Fungicide Efficacy Summary Tables for Management of Diseases in Field Tomatoes

By: Cheryl Trueman, Ridgetown Campus – University of Guelph

About these tables:

  • These tables were created using results from replicated processing tomato field trials at the Ridgetown Campus, University of Guelph. Please contact the author for more information on research methods and copies of full reports. The tables are for information only and do not guarantee successful results with the use of any product.
  • Always check the most recent version of the product label before applying any product.
  • Only products labelled for ‘control’ of the specific disease are included in each table except where noted.

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University of Guelph Cucumber Downy Mildew Results

Cheryl Trueman, Ridgetown Campus, University of Guelph
Rachel Riddle, Simcoe Research Station, Dept. of Plant Agriculture, University of Guelph
Elaine Roddy, OMAFRA

This article is an updated version of ‘2016 University of Guelph Cucumber Downy Mildew Results’ by Elaine Roddy, which first appeared May 1, 2017.

Comparison of fungicide programs
In 2016 and 2017, Cheryl Trueman compared several different cucumber downy mildew control programs in plots at the University of Guelph Ridgetown Campus.

Different product rotations included:

  • Bravo-only applied 6 times.
  • a high input strategy that focused on optimal control and resistance management: Orondis Ultra A+B; Torrent; Zampro; Orondis Ultra A+B; Torrent; Zampro.
  • a low-input strategy that focused on early control and resistance management, switching to lower-cost fungicides in the final weeks of harvest: Orondis Ultra A + B (plus Bravo); Torrent; Zampro; Bravo; Bravo; Bravo.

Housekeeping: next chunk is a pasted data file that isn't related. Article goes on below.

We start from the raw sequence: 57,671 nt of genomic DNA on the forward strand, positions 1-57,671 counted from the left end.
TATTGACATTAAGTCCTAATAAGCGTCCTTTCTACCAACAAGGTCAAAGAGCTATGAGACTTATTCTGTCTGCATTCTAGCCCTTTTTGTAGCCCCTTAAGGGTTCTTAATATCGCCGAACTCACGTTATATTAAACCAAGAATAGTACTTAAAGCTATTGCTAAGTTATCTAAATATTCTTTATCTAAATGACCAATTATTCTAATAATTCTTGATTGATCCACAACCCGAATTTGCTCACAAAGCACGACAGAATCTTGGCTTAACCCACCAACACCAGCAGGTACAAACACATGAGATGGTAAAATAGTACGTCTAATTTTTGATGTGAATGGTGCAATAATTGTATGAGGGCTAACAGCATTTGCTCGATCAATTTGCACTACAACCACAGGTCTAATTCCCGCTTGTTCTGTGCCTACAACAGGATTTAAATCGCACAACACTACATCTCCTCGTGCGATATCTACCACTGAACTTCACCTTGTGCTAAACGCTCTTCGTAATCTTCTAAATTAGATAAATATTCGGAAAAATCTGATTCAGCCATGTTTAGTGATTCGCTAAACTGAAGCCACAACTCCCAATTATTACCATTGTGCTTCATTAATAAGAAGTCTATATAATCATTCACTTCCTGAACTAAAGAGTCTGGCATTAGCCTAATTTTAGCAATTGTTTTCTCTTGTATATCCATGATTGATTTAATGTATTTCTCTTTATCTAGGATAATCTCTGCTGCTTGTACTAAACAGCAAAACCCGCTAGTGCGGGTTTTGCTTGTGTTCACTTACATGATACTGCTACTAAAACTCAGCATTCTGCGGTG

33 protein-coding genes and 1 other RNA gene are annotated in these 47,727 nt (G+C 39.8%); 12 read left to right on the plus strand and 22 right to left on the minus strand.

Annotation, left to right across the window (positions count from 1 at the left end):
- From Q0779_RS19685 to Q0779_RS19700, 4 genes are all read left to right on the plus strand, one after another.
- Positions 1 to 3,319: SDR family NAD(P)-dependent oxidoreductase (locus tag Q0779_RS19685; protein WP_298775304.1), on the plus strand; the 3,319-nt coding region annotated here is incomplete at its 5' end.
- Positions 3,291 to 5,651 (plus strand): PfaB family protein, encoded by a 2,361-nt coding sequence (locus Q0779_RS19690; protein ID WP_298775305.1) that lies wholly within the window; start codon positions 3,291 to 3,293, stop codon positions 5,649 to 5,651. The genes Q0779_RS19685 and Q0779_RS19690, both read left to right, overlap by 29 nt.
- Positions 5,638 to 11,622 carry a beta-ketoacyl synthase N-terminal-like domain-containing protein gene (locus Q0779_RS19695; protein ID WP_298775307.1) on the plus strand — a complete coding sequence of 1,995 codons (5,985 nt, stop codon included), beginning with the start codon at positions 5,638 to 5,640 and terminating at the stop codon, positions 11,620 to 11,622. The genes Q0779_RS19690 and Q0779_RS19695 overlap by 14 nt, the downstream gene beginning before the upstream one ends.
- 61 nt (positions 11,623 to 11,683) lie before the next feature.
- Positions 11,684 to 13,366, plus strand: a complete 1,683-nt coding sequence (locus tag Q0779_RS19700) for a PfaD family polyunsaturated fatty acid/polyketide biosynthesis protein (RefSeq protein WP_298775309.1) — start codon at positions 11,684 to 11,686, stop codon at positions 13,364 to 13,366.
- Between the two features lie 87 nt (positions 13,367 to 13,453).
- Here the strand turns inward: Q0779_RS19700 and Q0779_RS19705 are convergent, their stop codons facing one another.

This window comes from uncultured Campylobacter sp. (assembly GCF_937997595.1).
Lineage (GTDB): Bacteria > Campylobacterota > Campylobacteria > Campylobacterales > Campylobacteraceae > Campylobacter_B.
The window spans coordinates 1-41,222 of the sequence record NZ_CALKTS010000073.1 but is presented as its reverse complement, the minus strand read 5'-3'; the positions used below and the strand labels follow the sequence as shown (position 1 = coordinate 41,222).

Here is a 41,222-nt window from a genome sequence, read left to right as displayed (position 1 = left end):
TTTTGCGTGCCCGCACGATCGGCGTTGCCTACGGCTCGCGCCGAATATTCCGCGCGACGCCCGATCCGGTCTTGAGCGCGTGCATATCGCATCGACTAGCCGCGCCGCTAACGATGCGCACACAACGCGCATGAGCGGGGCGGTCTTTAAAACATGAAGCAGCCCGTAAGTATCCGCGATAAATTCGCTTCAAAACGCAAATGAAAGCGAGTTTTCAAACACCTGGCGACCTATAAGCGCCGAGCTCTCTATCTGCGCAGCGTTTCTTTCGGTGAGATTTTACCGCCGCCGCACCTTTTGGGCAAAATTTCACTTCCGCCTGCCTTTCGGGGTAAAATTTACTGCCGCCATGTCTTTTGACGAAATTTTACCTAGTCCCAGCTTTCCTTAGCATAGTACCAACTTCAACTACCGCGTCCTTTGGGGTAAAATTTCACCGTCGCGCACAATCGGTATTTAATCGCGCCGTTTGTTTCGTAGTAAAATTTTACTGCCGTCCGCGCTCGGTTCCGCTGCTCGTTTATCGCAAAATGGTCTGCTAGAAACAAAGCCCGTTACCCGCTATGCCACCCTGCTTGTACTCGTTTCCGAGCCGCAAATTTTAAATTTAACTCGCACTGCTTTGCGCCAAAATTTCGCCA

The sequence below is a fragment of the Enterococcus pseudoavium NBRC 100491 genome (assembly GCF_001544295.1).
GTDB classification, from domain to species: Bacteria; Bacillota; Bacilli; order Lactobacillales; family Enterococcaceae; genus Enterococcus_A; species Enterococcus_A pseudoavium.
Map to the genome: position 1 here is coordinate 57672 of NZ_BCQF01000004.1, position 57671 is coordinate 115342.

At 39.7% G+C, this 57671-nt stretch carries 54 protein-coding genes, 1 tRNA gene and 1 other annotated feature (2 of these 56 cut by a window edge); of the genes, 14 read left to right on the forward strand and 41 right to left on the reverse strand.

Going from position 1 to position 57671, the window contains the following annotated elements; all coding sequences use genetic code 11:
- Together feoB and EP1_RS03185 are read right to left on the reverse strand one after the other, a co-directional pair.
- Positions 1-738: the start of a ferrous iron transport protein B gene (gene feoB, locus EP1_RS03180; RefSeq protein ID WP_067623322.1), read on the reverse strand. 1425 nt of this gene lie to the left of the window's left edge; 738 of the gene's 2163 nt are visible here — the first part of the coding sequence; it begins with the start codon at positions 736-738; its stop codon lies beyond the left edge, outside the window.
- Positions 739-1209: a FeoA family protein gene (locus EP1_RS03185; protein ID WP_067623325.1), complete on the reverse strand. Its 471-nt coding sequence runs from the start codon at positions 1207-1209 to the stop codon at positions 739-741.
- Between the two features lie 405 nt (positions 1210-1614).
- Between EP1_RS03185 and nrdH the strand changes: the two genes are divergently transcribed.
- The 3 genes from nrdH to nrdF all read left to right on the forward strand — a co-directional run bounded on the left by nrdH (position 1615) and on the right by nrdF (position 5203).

• a single application of Orondis Ultra, applied early followed by the other targeted downy mildew  fungicides (Orondis Ultra A + B; Torrent ; Zampro; Torrent; Zampro; Torrent).
  • Control – no fungicides applied.

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Re-cropping after Callisto or Command?

Kristen Obeid, OMAFRA Weed Specialist – Horticulture

Callisto and Command are relatively new herbicides to various horticulture crops in Ontario.  They both cause bleaching symptoms even though Callisto is a Group 27 herbicide and Command is a Group 13.  Group 27 and Group 13 herbicides are categorized as carotenoid biosynthesis inhibitors.  Group 27 herbicides are also frequently referred to as HPPD inhibitors.  This refers to the inhibition of p-hydroxyphenyl pyruvate dioxygenase (HPPD).  The  inhibition of HPPD gives rise to bleaching symptoms on new growth.

Command
Command injury on tomato due to drift.

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Notice of minor use label expansion registration – Prowl H2O herbicide for cabbage, broccoli and cauliflower

Jim Chaput, Minor Use Coordinator

The Pest Management Regulatory Agency (PMRA) recently announced the approval of a minor use label expansion registration for Prowl® H2O Herbicide for control of labeled weeds on direct seeded or transplanted cabbage, cauliflower and broccoli grown on mineral soil in Canada. Prowl® Herbicide was already labeled for use on a number of crops in Canada for control of several weeds.